In a recent Tweet, a friend of mine mentioned how the phrase ‘silence is violence’ could pose as a challenge to Sound Art if we started to consider how sound can be an action in itself, later arguing that she considers sound as a doing, or a verb. However, sound is clearly more than an active event, or the product of one, even despite its dependency on the actions that incite it. For in bringing us closer to the event and emphasise it, the sonic also physically and ontologically distances itself from its genesis, developing an individual ontology formed from multiplicities.
Without doubt, the challenging part of composing and thinking about sound is the moment of conceptualisation, not only due to sound’s existence as something ephemeral, but also because there is great tension between what a sound is made of, and what this in consequence might mean. In daily life, the sound of an object reaches our ears, and immediately we recognise its origin and on some occasions its cause, or if the sound is novel, how large and what material it might be composed of.
Immediately, thinking about sound outside of daily life, we are already faced with a multitude of complexities. Breaking a sound that occurs in general space into segments, we see how sound is composed of very distinct parts which flourish within its temporality. Let us imagine the sound of a glass breaking after accidentally being knocked off a table in a cafe. What we hear is not only the shattering of the glass on the concrete floor, but also the action that led to that event. Consequently, we hear how it interacts with the environment it is present in and at the very last moment, we hear it interacting with our ears or in the case of a sonic boom, how the acoustic wave interacts with our flesh and bone. Albeit an oversimplified example, we can start to appreciate sound as a composite, supple, and dynamic event, since the end result is an amalgamation of all the elements present at the moment of sounding.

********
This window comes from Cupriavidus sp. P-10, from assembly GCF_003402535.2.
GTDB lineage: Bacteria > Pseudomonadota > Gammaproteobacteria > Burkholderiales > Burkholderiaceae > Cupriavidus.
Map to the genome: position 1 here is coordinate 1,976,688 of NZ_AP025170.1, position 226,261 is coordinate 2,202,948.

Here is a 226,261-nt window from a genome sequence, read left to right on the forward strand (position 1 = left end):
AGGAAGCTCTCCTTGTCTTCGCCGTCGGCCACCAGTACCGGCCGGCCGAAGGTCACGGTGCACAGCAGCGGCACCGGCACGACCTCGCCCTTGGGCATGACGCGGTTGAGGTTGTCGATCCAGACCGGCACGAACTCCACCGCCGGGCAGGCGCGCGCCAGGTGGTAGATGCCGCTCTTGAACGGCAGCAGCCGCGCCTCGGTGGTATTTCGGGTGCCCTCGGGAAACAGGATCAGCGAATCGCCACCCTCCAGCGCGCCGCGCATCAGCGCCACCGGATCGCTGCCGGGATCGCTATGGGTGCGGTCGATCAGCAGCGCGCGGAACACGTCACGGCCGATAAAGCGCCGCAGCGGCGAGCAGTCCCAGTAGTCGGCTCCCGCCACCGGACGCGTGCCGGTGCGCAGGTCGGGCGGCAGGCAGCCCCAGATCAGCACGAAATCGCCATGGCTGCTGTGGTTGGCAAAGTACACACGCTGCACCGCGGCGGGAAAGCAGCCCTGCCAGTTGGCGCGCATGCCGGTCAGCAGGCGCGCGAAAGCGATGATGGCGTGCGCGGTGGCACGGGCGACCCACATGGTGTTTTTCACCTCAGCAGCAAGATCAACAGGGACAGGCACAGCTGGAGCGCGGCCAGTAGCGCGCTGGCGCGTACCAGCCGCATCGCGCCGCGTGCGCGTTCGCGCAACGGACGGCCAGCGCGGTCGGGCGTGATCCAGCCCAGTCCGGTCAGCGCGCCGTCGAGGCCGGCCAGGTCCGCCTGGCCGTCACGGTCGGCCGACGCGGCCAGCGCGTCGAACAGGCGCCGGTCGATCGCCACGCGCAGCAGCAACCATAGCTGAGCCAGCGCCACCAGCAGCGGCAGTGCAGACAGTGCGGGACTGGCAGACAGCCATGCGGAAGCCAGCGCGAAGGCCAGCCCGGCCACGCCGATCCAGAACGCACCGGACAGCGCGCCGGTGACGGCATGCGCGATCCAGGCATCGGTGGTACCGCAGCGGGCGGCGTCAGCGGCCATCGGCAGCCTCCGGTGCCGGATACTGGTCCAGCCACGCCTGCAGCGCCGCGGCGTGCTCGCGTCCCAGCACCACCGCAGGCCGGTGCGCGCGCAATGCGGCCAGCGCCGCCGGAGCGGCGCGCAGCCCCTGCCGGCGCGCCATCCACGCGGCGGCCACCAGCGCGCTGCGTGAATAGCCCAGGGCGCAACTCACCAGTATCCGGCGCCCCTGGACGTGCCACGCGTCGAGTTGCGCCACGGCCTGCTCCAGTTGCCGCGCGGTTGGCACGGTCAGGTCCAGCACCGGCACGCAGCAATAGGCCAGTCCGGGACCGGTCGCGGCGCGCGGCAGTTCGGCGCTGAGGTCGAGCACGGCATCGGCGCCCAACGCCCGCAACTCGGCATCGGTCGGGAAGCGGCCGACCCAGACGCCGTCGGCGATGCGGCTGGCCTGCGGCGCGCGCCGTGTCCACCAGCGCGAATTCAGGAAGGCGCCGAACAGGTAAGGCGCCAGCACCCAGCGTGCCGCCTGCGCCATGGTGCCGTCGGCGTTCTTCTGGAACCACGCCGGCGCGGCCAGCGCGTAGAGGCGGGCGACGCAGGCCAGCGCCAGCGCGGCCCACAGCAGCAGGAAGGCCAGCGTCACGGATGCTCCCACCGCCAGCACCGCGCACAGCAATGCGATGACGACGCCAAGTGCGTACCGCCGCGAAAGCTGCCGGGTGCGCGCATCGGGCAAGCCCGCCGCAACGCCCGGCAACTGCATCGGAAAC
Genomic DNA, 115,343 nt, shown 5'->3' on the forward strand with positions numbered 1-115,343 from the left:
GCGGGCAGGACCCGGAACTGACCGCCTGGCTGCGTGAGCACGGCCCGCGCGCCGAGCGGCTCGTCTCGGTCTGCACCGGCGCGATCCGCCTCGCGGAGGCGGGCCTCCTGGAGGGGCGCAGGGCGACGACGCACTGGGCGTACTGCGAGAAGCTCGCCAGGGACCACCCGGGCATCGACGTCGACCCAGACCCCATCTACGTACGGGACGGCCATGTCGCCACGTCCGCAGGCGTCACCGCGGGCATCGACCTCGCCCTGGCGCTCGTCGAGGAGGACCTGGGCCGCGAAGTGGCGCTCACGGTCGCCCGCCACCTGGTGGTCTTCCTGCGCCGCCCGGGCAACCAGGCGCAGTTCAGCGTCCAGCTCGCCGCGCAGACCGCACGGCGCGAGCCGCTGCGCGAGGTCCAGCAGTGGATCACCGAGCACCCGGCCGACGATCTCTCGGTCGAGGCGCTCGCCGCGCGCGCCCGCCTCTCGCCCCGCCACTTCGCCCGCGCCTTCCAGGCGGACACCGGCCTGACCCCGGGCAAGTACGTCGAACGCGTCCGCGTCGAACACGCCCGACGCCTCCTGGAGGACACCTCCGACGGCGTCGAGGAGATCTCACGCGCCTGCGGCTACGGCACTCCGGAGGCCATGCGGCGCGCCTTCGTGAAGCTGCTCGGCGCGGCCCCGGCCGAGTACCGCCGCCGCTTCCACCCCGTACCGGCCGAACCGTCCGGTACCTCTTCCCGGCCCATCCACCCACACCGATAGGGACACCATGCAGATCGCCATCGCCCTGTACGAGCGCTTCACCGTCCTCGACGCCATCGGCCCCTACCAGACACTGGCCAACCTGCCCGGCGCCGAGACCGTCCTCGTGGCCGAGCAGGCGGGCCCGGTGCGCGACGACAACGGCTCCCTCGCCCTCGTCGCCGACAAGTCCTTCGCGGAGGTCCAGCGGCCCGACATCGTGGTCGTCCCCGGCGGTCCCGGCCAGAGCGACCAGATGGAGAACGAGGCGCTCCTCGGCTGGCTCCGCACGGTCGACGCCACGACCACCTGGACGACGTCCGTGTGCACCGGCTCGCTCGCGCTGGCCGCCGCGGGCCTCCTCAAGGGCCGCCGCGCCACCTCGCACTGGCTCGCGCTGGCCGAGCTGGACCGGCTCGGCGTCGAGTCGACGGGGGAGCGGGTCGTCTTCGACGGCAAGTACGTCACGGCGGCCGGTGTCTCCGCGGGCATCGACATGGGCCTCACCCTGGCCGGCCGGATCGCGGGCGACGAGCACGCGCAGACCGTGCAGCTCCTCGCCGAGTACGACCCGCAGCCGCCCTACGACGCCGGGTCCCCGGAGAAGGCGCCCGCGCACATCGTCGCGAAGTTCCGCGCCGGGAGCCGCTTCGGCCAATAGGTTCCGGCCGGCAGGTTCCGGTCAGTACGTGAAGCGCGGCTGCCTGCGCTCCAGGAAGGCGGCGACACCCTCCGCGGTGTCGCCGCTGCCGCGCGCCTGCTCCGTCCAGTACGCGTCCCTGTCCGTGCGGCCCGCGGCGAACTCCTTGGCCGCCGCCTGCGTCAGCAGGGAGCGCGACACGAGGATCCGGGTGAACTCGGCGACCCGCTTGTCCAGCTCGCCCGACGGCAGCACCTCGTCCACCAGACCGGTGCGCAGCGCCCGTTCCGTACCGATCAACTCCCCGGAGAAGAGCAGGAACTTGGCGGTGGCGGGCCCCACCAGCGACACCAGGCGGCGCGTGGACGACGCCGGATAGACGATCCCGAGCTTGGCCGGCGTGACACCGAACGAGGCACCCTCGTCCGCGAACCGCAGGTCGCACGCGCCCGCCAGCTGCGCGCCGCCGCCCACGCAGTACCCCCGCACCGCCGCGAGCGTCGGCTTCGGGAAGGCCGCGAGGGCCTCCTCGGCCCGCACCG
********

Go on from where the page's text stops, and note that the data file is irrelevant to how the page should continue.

Despite this, sound does exist because of the activity surrounding objects, some of which may cause a glass to fall off a table, or for a person to voice their concern, and yet, sound cannot be reduced to neither that action or its surrounding environment, nor to what has been heard through the body. What this makes evident is that the challenge to Sound Art is not to start applying sound as a verb to sounding objects, or to distance sound from the object completely –consider the non-sense of a phrase such as a sound sounding— but to start thinking about the sonic dynamically, as a vast interconnection of content, of which final assemblage we define as a distinct ontology: Sound.